Great grandmother still lifting weights at 100
She might have just turned 100 but Winnifred Downie still likes to keep fit with a strict weightlifting regime.
The great-grandmother even managed to fit in a few reps whilst celebrating her milestone birthday at St Marks Church centre in Great Barr with friends and family.
And fitness obviously runs in the family as one of Winnifred’s great-grandchildren is Asha Philip, who is part of the GB relay team.
She won bronze as part of the 4 x 100m relay in Rio de Janeiro last year and also celebrated with Winnifred at a separate birthday bash at Molineux.
The former care home worker’s work ethic comes as no surprise to those who know her as Winnifred has always remained fiercely indepedent.
She worked in a care home until she was 70 and was in education until the age of 95.
Daughter Alric Mccabe, aged 65, said: “Nothing surprises me about my mother.
“She’s been incredibly strong-minded ever since she took the boat over from Jamaica, arriving in Wolverhampton on her own. Whether it be studying or doing exercise, she has stayed strong in the mind and is an idol to us all.”
The Jamaican-born great grandmother moved to Wolverhampton aged 33, back in 1950, and became a well-known figure in the West Indian community.
She lived independently right up to a year ago, when she moved in with her daughter Alric at her home in Great Barr.
And she still attends exercise classes with coach Everton Rooms at St Marks Church centre.
Winnifred was born near Johnson Town in Jamaica. Her parents were fisherman Nathaniel and Francella O’Reggie.
She worked on plantations on the Caribbean island before moving to Wolverhampton, leaving Alric behind, aged one.
She got a job working as a cook at the former Eye Infirmary in Chapel Ash.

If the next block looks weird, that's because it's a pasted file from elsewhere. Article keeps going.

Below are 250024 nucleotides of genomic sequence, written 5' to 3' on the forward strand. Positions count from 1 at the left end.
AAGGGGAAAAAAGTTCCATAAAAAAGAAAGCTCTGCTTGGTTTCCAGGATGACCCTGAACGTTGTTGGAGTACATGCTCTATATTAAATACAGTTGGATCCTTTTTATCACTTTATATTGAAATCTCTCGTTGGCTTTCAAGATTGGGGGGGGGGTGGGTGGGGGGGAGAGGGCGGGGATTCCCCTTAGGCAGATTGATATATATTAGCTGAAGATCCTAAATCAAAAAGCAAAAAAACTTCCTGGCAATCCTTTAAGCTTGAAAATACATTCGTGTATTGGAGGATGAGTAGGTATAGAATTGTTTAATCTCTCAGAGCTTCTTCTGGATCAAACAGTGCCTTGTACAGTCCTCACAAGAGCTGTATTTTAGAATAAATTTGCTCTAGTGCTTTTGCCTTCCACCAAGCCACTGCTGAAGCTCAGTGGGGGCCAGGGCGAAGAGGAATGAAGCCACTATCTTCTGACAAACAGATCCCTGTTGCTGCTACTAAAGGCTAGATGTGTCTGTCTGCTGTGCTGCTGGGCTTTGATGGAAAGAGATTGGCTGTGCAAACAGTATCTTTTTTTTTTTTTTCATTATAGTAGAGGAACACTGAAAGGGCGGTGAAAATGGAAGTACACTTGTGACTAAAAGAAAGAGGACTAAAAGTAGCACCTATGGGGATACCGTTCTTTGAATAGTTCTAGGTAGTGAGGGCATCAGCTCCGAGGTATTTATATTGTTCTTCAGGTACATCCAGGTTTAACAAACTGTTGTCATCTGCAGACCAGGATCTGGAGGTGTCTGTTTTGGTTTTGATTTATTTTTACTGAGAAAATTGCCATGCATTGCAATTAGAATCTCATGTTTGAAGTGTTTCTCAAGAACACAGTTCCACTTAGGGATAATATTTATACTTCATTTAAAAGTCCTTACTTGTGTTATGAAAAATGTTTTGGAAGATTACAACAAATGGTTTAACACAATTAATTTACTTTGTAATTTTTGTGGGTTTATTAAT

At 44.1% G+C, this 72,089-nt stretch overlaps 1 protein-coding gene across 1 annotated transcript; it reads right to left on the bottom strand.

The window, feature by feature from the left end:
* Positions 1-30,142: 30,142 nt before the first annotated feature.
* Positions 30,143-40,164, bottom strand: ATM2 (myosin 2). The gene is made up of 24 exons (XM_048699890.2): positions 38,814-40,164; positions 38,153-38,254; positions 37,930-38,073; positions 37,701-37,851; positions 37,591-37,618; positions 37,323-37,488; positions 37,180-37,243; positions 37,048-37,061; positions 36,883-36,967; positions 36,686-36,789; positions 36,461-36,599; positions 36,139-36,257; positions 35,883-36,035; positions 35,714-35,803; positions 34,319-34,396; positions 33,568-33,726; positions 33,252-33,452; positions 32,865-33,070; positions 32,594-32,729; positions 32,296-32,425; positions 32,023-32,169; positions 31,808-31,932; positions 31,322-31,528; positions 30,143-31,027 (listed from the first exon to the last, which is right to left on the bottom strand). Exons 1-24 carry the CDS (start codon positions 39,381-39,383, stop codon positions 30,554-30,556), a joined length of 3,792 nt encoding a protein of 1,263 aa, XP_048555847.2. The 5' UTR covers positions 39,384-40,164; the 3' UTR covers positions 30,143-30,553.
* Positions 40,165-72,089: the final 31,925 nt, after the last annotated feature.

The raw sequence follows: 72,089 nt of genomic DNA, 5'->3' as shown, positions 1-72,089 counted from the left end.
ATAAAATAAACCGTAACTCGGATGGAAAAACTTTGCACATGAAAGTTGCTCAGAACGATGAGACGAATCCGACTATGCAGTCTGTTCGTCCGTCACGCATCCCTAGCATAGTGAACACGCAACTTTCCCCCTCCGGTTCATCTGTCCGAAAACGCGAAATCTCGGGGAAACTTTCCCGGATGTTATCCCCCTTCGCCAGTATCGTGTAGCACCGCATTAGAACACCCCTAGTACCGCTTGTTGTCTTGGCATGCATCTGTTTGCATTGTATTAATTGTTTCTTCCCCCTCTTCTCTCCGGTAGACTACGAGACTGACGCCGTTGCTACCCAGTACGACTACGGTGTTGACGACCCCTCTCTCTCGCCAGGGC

After finding a place to live – in Duke Street in Penn fields –she bought Alric over.
She married Thomas Downie at Darlington Street Church in March in 1958.
Daughters Sharon and Fay, now aged 58 and 59, followed.
Winnifred returned to work after the pregnancies to work at a care home in Penn Road, a place where she stayed until she was aged 70.
In her retirement she found a love for education and enrolled at Walsall College to take part in literacy, numeracy and dress-making courses right up to her 95th birthday. Her studies saw her win an accolade at the Walsall Lifelong Learning Awards. Alric accepted a trophy from 1966 World Cup hero Sir Geoff Hurst on her behalf.
Alric added: “She is a great person who is so well-known in Wolverhampton.
“People know her as someone who will always do her best to help.
“She is an inspiration for the family.”
Her husband Thomas died in 2005.
As well as having three children, she has nine grand children and five great grandchildren. More than 200 people attended the birthday party at the Haywood Suite.
Winnifred said: “My secret is trusting The Lord.
“I’ve followed him all my life, and he’s guided me every step of the way.”
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